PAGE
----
I picked up the phone to hear my pregnant sister nervously explaining the plummet of America’s Wall Street. We joked about moving to Canada or England if the issue wasn’t fixed or if Barack Obama wasn’t elected president. She told me that she and her husband were thinking about taking their stocks out of the stock market and into something that they could actually rely on. As she spoke, I realized that Economy had a greater problem then I previously thought and that if something wasn’t done soon, we could be facing something close to the depression of the 1920s.
Monday’s shocking news of global investment bank, Lehman Brothers declaration of bankruptcy, sent the stock market down and other financial hot shots squirming. After the announcements, banks began to feel the heat. A Yahoo! article explains that, “In the fallout, Bank of America took over Merrill Lynch in a 50 billion dollar deal, insurance giant AIG was reported to have sought a massive emergency loan to head off its own crisis and a group of banks set up a 70 billion dollars global emergency fund.” Banks are trying to team up and face the crisis together, Bank of America, Barclays, Citibank, Credit Suisse, Deutsche Bank, Goldman Sachs (large contributor to both political parties), JPMorgan Chase, Merrill Lynch, Morgan Stanley, and UBS say that they will work together “to help facilitate and orderly resolution of the derivatives exposures between Lehman Brothers and its counterparties” (Yahoo!). The team of banks also released a statement explaining that they have plans in set to face the challenges “affecting global equity and debt markets.” This bombshell is not only affecting American businesses. European and Asian stocks are beginning to plummet as well, reporting a three to five percent drop, as well as a decline in the dollar.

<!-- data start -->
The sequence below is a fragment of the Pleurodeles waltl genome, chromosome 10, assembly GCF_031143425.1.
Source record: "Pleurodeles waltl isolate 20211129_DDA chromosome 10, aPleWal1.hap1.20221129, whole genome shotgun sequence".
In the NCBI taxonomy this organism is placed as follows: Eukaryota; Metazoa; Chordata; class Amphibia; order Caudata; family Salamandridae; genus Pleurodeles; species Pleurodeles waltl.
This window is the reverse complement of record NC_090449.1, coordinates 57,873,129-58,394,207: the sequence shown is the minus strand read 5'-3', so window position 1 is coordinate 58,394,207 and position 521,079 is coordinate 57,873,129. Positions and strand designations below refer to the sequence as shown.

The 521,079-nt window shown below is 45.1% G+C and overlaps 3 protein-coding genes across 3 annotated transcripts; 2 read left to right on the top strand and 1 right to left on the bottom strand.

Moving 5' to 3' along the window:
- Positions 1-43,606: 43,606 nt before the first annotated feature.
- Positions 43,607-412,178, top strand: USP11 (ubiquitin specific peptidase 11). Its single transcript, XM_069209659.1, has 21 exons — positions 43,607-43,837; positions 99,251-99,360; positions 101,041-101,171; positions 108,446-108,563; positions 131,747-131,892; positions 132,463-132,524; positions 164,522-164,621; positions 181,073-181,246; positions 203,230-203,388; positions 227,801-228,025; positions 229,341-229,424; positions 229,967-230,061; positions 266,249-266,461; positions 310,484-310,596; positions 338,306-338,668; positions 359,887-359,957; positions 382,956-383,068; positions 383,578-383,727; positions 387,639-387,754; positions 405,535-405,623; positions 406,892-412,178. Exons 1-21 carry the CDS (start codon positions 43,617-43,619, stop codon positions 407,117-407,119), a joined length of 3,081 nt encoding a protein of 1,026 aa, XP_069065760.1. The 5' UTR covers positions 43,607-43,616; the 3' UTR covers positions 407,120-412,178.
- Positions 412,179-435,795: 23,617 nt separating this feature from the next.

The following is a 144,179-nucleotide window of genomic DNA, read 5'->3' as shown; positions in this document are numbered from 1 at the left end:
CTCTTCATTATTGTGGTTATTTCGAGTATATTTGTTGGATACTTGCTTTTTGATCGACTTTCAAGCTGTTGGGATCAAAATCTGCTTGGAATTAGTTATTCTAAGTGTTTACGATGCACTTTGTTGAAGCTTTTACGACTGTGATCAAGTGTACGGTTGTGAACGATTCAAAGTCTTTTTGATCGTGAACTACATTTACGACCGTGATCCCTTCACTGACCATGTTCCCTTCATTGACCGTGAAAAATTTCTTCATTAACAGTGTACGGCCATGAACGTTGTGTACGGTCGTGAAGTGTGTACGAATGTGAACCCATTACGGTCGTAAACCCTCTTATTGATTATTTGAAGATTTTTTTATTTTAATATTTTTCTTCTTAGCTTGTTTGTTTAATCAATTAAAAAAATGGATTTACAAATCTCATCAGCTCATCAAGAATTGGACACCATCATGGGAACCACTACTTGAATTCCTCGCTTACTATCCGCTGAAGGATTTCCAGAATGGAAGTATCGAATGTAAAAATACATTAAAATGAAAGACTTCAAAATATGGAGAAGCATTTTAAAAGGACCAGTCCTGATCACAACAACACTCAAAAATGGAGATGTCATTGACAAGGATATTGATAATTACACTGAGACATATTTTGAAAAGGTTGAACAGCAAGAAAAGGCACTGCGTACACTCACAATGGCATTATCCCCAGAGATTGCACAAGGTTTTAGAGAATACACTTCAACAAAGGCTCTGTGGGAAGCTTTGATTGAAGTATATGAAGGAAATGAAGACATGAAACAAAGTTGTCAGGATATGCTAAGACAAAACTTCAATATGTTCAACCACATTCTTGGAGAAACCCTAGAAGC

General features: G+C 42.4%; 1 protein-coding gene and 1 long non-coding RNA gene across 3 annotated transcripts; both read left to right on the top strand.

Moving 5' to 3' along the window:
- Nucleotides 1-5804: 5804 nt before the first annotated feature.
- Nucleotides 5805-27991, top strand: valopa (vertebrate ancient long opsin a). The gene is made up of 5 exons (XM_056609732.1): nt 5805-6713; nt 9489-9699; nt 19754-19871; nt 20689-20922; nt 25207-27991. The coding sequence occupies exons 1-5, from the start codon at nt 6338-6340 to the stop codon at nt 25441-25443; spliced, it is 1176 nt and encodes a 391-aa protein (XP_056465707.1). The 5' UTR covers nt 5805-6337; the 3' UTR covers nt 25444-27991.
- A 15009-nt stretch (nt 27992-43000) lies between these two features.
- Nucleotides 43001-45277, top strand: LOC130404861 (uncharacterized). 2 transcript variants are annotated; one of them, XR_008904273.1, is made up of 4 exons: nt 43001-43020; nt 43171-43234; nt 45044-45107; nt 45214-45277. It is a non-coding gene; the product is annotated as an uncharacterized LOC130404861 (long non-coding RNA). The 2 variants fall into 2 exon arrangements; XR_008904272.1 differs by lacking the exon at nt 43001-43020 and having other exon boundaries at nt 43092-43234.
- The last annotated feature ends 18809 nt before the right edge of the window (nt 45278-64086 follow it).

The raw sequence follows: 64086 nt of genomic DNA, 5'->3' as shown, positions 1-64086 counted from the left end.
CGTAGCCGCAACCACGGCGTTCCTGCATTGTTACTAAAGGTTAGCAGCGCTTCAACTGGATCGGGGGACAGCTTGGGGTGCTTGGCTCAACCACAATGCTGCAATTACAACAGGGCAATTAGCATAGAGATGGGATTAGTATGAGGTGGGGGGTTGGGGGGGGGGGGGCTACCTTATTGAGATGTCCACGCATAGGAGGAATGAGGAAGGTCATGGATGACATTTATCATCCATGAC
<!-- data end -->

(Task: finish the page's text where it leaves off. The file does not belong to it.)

In the midst of the most historical run for presidency in America’s history, I wonder to my self what our next president will really do to restore the condition that Wall Street is in. It is the worst succession that Wall Street has been in since 2001, and it doesn’t look like it will get better any time soon. Both democrats and republicans talk tough about restoring the condition that America’s economy is in, but who knows if either of them can repair the “hangover” that Wall Street is coping. Barack Obama woke up Monday morning addressing the issue and saying that, “This turmoil is a major threat to out economy and its ability to create good-paying jobs and help working Americans pay their bills, save for their future and make their mortgage payments.” He is right, like my sister, many Americans are fearful of their economy and are becoming more cautious about where they invest, Obama says that he doesn’t point the finger of blame towards John McCain, but instead to the values that McCain believes in. Turning this issue into an opportunity to preach his basis of change, Obama says that “… I’ve called for policies that grow our economy and out middle-class together, That is the change I am calling for in this campaign, and that is the change I will bring as president.”
Hopefully Barack will bring about the change that the economy desperately needs, but one man that doesn’t agree with his tactics on change is rival presidential hopeful, John McCain, who a few hours after Obama addressed the issue facing America and Wall Street. He said that, “It is essential for us to make sure that the U.S. remains the pre-eminent financial market of the World,” and that, “The McCain-Palin Administration will replace the outdated and ineffective patchwork quilt of regulatory oversight in Washington and bring transparency and accountability to Wall Street.”
Although I don’t understand how the McCain-Palin ticket will “replace the outdated and ineffective patchwork quilt” of those before them when they run on the same basis as our current president who sees Wall Street as drunk, I am also weary of Barack Obama’s stance on changing it. I’m not sure if either presidential candidate can either fix it or change it, but I try to remain hopeful.